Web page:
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A new report from the TIAA Institute examined diversity in the endowment management industry, but data collection challenges allowed for analysis of just 16 wealthy colleges’ asset managers out of 50 surveyed. Key findings include:

•Of the 16 colleges that provided data (32%), 9 (56%) reported having at least one woman and 6 (38%) reported at least one leader of color on their endowment management teams. However, data lacked details on representation and roles.

•Most diversity efforts focused on gender rather than race, ethnicity, or other characteristics. And while some progress has been made, women remain underrepresented overall relative to their share of college graduates and professionals.

•Limited data hampered analysis of pay gaps, access to career opportunities, and other metrics that could highlight ongoing inequities faced by underrepresented groups. More transparent reporting is needed.

•Challenges collecting information suggest a “lack of commitment to diversity, equity, and inclusion” in endowment management practices and metrics. Greater prioritization of data collection and monitoring is required to drive real change.

•Chief investment officers and trustees who want to increase diversity may need to “expand hiring networks, create diversity committees, provide unconscious bias training, and set diversity goals” which often requires dedicated resources and accountability.

•Broader industry shifts are also needed regarding approaches to talent recruitment, career growth, and key performance indicators to build a more just and equitable field. Individual institutions cannot address systemic issues alone.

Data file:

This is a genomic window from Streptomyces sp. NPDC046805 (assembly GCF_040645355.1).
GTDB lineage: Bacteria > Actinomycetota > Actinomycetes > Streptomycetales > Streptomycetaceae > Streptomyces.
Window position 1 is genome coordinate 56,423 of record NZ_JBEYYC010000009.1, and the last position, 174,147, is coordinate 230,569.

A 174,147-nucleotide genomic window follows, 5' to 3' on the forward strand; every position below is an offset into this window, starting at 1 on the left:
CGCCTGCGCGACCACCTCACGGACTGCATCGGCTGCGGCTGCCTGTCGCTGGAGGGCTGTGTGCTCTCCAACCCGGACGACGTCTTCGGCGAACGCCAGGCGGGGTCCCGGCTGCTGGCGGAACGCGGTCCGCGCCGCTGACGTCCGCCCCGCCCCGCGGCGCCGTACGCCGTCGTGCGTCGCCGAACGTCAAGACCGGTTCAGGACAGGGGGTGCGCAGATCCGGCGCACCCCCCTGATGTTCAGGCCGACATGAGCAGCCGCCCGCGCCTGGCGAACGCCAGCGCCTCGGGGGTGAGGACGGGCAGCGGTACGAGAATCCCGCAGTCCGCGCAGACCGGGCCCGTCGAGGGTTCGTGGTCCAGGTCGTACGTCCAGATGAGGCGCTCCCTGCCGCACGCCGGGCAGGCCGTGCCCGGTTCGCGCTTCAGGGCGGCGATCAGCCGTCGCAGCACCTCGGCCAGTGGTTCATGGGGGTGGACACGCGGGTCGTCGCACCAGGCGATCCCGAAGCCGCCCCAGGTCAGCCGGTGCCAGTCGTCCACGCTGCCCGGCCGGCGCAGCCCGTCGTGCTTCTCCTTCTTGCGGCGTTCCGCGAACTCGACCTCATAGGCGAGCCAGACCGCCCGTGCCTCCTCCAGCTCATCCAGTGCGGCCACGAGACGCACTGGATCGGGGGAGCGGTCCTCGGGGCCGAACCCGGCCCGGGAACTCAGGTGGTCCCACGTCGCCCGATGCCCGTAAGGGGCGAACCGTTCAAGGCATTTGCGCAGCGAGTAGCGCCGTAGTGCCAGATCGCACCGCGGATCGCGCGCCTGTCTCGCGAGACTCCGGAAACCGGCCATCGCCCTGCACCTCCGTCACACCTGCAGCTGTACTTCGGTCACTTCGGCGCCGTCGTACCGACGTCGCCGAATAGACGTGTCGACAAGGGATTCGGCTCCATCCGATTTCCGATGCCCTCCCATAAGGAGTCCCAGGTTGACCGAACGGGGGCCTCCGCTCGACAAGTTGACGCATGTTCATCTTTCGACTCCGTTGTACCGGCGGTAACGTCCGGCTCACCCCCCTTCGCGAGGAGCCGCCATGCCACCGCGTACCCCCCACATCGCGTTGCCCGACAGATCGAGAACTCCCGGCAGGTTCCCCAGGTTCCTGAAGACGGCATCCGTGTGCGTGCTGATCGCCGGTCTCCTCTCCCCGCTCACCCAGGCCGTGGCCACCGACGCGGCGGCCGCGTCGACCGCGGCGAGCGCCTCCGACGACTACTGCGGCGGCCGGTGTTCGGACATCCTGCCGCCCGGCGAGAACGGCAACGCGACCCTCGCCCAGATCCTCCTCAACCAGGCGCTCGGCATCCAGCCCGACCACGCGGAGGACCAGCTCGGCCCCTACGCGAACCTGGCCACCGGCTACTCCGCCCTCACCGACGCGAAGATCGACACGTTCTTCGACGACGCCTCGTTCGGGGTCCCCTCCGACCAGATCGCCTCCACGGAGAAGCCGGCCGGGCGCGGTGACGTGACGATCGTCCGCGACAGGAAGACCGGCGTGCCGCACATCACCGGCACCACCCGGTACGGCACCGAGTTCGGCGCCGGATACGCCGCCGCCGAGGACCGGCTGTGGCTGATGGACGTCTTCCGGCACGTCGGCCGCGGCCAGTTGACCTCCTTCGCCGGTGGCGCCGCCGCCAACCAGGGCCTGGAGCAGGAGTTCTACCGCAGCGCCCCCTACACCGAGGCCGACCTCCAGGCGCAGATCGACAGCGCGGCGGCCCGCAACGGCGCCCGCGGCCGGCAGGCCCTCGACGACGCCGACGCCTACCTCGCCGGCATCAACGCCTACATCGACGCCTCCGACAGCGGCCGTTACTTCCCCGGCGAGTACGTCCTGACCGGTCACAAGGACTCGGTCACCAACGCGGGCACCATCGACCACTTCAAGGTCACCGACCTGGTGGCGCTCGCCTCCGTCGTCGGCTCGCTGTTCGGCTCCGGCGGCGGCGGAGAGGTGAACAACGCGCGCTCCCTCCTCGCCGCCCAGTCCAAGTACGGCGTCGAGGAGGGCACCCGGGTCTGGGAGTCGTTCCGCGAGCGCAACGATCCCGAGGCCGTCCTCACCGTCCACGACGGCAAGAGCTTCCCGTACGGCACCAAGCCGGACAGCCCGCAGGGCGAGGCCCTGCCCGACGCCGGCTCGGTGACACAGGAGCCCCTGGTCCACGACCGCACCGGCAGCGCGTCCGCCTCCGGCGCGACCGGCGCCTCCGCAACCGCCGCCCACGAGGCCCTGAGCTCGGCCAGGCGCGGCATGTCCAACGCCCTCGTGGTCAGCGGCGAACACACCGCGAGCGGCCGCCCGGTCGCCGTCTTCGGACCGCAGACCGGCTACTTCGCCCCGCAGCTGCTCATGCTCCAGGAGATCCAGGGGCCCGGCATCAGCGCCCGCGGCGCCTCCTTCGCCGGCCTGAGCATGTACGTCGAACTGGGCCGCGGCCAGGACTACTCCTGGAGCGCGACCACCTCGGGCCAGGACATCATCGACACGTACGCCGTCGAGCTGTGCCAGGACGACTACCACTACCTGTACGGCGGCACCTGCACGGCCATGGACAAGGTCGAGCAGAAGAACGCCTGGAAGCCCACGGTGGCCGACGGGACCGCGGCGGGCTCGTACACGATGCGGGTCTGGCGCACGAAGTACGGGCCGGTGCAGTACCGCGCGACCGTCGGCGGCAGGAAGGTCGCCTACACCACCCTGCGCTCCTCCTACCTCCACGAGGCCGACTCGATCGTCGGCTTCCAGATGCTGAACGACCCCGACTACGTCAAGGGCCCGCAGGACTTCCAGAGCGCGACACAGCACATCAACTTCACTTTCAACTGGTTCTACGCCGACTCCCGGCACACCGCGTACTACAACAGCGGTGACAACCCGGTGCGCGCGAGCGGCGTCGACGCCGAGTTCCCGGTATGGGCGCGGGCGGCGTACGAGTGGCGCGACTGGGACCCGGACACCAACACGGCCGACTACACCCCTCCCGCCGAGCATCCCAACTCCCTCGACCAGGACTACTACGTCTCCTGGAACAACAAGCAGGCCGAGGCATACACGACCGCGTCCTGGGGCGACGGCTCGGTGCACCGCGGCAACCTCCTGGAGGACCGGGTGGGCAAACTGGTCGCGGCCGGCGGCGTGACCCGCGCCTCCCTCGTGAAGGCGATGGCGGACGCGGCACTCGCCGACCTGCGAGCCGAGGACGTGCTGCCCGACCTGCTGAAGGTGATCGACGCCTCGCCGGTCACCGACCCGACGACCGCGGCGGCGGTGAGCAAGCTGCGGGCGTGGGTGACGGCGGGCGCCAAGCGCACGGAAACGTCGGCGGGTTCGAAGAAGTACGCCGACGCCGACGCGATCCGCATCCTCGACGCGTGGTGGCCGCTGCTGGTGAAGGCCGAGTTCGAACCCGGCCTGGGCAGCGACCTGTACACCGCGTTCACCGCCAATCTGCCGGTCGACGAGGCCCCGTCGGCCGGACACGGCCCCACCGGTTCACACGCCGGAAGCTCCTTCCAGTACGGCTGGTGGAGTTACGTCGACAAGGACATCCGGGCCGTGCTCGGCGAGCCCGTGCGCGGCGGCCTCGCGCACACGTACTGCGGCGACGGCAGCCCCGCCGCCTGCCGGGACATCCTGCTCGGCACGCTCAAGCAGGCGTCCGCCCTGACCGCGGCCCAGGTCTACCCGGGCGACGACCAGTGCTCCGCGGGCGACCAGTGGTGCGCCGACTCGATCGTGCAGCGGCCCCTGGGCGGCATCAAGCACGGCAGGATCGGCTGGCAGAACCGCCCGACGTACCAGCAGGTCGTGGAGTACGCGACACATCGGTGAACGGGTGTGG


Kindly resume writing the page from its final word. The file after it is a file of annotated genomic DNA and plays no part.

The report calls on colleges and their investment partners to improve data transparency, set concrete diversity goals, provide necessary resources and support, and work together towards sustainable change. Researchers also recommend diversity, inclusion, and equity become more central to investment decision-making and key criteria in manager evaluation and selection.

With limited data available, the real representation and experiences of underrepresented groups in endowment management remain unclear. More research, open conversations, and collective action are urgently needed to truly transform a field still struggling with diversity and inclusion despite important So while the TIAA report highlights important issues, much work remains to remedy pervasive inequities, ensure diversity is woven into strategies and daily work—not just initiatives—and build an industry reflective of pluralistic ideals. Monitoring of progress at additional colleges could yield further insights to inform effective efforts to diversify talent, strengthen equality, and optimize benefit for students, institutions, and society. Though challenges are substantial, opportunity exists to make a difference through dedicated efforts and strategic changes. With diversity, equity, and inclusion as guiding lights, higher education can progress closer to the promise of shared purpose and just outcomes for all.

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